On the list of first things you’ll never forget, a Premier League football match comes close to the top.
I was five years old, and Chelsea were playing Newcastle at home in Stamford Bridge. Totally discombobulated by the crowds, I clung to my grandfather’s hand as he manoeuvred me through the lofty herds, practically dribbling me between their legs like an expert forward.
I wore a Chelsea scarf and drank hot chocolate. So small on my seat, I could barely see the players. I was anxious because I didn’t know the rules – the boys didn’t let the girls play at school. But my grandfather guided me into a forbidden sphere, a place previously closed off to me, the remit of men in my family. I had been deemed worthy. It was an initiation.
And it turns out, it didn’t matter that I didn’t know the rules. All I had to do was copy my grandfather. And he’s been taking me ever since.
For more than two decades, I have joined my grandfather in Stamford Bridge to watch Chelsea play. Over the years, I went from being practically the only girl in a sea of small boys and young men to one of many women out for a Saturday match with the family.
But this year, as the Covid-19 pandemic shuttered the turnstiles and distanced spectators from their beloved players, all that stopped. My 94-year-old grandfather was told to stay inside. And so we were separated, too.
At first we thought, it’s only for a little while. Yes, the end of the 2019-2020 season was (necessarily) a write-off – sorry, Liverpool. But it would all come right again in time for August. In time for the next season.
August came and went, and spectators haven’t been allowed back in the grounds. Government plans to allow a select number of fans into matches from 1 October were recently postponed for up to six months, in the midst of rising infections and legal restrictions on gatherings. I understand the reasoning. Unlike many disappointed fans, I actually support it. But I miss going with a physical ache. I know my grandfather does, too.
It is impossible to describe, to the uninitiated, what it feels like to be in the grounds for a big football match
It is impossible to describe, to the uninitiated, what it feels like to be in the grounds for a big football match. The physical, visceral sensation. What it sounds like, what it smells like. You hear it before you see it: the crowds, the music, the tannoys. Then the smack of a ball connecting with flesh.
Close up, the incredible speed and power of the players. The shape of the game: the tactics, the rhythm of movement up and down the pitch. The bass in your ribcage. The collective emotion, the anger, the hope, the breathless excitement and crushing disappointment.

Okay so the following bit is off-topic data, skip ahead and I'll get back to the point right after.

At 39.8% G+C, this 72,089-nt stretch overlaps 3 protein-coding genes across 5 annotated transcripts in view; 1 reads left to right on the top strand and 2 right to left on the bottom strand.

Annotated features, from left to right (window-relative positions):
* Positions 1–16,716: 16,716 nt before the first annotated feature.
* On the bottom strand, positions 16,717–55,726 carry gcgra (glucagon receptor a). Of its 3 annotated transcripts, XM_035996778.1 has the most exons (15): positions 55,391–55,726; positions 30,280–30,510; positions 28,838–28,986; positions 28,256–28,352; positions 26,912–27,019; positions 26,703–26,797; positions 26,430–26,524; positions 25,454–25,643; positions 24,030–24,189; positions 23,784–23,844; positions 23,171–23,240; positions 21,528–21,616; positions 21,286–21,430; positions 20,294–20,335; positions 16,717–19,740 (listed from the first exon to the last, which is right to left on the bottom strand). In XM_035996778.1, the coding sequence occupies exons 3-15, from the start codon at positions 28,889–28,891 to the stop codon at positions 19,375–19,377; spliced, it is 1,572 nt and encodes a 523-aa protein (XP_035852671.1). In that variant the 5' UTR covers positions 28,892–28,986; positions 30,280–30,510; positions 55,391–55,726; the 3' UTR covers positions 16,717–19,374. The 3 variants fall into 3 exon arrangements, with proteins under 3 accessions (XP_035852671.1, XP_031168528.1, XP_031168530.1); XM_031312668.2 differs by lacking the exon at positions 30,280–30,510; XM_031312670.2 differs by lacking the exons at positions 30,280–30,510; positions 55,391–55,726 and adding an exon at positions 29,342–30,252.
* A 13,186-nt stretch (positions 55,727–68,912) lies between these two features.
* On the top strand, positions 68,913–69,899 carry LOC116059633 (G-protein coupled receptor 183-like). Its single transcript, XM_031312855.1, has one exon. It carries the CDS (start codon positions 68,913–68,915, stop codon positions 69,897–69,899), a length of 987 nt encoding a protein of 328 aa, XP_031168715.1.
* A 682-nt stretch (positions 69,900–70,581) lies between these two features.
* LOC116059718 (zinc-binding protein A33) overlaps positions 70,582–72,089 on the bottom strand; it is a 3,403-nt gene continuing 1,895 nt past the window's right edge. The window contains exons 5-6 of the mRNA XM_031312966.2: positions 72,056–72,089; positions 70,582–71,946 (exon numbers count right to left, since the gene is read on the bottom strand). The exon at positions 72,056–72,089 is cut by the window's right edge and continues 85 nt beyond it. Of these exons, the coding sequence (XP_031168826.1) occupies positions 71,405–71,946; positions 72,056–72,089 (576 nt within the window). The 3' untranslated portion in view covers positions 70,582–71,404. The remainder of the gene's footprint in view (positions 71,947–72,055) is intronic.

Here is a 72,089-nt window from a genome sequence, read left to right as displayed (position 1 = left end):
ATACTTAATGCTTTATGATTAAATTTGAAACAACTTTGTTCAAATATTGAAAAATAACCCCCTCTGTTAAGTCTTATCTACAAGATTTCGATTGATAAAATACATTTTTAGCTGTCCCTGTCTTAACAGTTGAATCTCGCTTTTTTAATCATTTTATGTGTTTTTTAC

It is literally impossible, watching a game via a dodgy stream on your laptop, to replicate this at home. Going to the football is not something that we can adapt for these times. It simply cannot be done.
So much of my interest in the Premier League, and Chelsea in particular, is inextricably tied up in my desire for common ground with my grandfather. There aren’t many hobbies that an elderly man can share with his young granddaughter, but the power of football is to bond the unlikeliest of allies. If things don’t change soon, not only will my grandfather stop going: I may stop watching.
I admit, there were times I sat on the cold, hard plastic of my seat, hands wedged under numb buttocks, frozen to the spine and wished I was home and warm. Maybe I was hungover; maybe I had work. Maybe I would rather have been with my friends. But I went to keep my grandfather company: it was our time to hang out.
Together we’ve celebrated every player, critiqued every manager and insulted every referee. And over 22 years of watching Chelsea play, the only constant has been my grandfather’s hand in mine, guiding me through the crowd.
There’s a significant financial aspect to this, too. Chelsea has promised to refund customers for any games they were unable to attend due to coronavirus restrictions. A good portion of the 2019-2020 season was played behind closed doors, so my grandfather should be reimbursed. At the time of writing, he has not been.
We’re not in the same household. We can’t sit together. I can’t go closer than two metres from him, which means we can’t really talk. We can’t even ‘mingle’ after the game. No more holding hands.
It seems such a trivial matter, in the context of what other families have sacrificed. So far, we’ve come through the pandemic unscathed, and I’m grateful every single day for that. It seems churlish to even complain about missing the football, but what I really mean is that I miss my granddad. I miss our time together. I’m scared time is running out. And that isn’t trivial at all.
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